So this is what I mean when I say I’m an atheist. I’m using the word in its ancient sense. I mean there are plenty of “gods” that I don’t believe in—even some that are popular among Christians. Some of these are “gods” that I simply do not believe exist. Others are “gods” that, even if they do exist, do not hold my allegiance.

Here are a few of these gods I don’t believe in:

I don’t believe in a god who is a “supernatural being.” That is, I do not believe God is a bigger, stronger, and smarter version of ourselves—who also happens to be immortal and invisible. In fact, I do not believe God is “a being” at all, as if God is merely one being among many in the universe, albeit the most powerful one. Instead, I believe God is being itself, the One “in whom we live and move and have our being,” the One “from whom and through whom and for whom are all things.” God is that without which nothing would exist. God is being, not merely a being.

I gave up looking for “evidence” of God a long time ago, or denying God’s existence for lack of such evidence: “a being” might leave traces of its existence, but “being” just is. I also no longer look to God as an all-controlling chess master, or a benevolent grandparent, or a strict police officer. Some of these sorts of projections of ourselves are helpful metaphors, useful analogies for God (like God as “father” or “mother”). Others, I’m convinced, are distortions of the true and living God (like God as all-controlling chess master).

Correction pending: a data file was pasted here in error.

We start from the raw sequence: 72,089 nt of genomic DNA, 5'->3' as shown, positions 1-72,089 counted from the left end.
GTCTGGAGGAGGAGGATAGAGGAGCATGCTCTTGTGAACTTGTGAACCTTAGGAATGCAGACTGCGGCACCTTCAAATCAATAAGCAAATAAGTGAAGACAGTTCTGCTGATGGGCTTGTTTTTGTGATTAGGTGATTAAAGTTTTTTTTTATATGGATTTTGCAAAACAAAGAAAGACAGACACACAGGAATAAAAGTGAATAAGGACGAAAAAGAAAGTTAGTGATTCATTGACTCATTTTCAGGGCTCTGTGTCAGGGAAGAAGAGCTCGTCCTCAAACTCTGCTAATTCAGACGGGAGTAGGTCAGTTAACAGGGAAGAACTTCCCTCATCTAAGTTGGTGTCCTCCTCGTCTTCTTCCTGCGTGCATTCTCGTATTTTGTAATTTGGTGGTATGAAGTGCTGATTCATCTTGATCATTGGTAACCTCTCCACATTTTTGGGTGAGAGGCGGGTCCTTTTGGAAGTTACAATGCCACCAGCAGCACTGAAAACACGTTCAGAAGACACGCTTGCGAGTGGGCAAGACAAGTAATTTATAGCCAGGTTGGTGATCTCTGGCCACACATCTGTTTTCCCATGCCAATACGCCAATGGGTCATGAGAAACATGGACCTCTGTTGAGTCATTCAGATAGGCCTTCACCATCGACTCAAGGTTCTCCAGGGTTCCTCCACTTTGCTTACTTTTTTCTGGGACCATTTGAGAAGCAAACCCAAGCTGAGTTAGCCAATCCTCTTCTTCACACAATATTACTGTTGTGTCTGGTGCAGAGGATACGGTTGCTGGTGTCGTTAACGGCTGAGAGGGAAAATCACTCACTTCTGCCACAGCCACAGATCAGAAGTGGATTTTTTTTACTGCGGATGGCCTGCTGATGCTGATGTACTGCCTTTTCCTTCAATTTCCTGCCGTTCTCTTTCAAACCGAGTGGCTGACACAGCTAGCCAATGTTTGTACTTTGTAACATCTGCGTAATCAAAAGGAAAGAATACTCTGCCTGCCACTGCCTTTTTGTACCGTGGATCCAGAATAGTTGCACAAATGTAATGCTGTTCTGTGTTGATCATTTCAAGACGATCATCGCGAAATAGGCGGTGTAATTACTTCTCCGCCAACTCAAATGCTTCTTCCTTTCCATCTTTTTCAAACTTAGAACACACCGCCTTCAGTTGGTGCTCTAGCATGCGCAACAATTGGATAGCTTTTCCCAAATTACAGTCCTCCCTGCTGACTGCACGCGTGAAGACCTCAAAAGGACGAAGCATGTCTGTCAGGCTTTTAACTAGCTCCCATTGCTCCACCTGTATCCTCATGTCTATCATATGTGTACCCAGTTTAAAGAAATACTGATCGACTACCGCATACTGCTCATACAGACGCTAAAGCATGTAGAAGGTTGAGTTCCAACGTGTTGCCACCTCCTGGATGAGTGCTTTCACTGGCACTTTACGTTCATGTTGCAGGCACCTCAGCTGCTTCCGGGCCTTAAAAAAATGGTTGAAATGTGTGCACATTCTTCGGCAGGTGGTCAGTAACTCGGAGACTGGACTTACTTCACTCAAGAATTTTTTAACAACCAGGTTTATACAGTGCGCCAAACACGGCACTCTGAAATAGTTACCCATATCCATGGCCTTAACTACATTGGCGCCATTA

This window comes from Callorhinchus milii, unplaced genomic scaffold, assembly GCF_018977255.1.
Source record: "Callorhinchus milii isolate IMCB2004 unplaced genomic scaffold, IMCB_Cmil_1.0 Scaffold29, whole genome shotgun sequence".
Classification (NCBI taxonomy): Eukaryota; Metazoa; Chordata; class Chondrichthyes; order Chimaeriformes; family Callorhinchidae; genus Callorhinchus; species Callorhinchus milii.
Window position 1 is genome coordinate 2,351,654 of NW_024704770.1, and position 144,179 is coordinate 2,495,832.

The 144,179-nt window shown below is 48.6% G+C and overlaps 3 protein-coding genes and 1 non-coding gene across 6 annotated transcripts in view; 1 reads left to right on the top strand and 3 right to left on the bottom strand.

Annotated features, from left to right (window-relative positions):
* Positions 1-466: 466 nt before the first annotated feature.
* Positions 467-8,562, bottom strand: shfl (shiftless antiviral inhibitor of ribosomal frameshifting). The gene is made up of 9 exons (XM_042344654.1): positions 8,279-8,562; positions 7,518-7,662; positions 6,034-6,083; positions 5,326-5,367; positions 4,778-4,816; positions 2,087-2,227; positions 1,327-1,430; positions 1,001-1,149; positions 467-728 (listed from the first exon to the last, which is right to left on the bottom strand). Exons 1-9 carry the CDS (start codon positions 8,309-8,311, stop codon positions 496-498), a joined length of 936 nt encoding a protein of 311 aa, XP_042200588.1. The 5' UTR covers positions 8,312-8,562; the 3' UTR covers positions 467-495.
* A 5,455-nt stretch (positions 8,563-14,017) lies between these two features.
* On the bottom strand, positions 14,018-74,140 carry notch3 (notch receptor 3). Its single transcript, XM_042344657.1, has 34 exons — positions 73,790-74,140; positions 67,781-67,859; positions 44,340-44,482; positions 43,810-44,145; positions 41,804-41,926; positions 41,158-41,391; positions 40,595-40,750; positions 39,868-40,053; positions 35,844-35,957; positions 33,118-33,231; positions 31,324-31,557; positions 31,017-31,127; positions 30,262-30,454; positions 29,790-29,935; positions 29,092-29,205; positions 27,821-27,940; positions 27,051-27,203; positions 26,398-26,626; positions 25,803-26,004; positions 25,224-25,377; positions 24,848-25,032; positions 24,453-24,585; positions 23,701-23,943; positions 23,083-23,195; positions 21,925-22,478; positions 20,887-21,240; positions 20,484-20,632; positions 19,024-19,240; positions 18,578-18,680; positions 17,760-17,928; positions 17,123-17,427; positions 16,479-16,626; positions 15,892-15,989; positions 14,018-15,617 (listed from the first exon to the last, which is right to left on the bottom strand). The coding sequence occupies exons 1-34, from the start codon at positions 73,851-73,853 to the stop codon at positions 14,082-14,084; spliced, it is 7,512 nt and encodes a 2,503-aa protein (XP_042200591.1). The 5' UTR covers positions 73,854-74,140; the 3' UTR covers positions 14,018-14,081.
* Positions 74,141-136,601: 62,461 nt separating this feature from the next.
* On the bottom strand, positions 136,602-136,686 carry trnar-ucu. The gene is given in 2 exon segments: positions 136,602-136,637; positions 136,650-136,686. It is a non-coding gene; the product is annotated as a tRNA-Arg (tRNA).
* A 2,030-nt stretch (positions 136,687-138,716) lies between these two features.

I don’t believe in a god who is simply a force, some kind of energy field or “higher power.” (Great, I just ticked off two groups I like: Star Wars fans and Alcoholics Anonymous.) Rather, I believe God is person—not only “personal” but personhood itself, consciousness itself, awareness of self in distinction from other and in relation to other. Just as there is something rather than nothing because God is, so also there is consciousness in the universe because God is.

I don’t believe in a god who commits violence, or commands it, or even endorses it. I believe “God is love”—not only “loving” but love itself, the giving of self for other, for the good of the other. God cannot be other than love; God cannot not love. God always and only works for the good of the other. That which brings flourishing life and well-being: this is God. That which damages or degrades or destroys: this is not-God. Just as there is something rather than nothing because God is, and there is consciousness in the universe because God is, so also there is good in the world because God is.

This is a hard thing for most Christians to accept, partly because many passages in the Bible don’t reflect this view of God, and partly, I think if we’re honest, because we like having a way to justify our own violence. Not outlandish, over-the-top violence, of course. Just our civilized violence, our sanitized violence: the death of vicious enemies over there, or of condemned criminals among us here, demons all. Yet because of Jesus I am convinced that God is love, not harm, and that God brings life, not death—even for enemies and criminals. Isn’t that the gospel?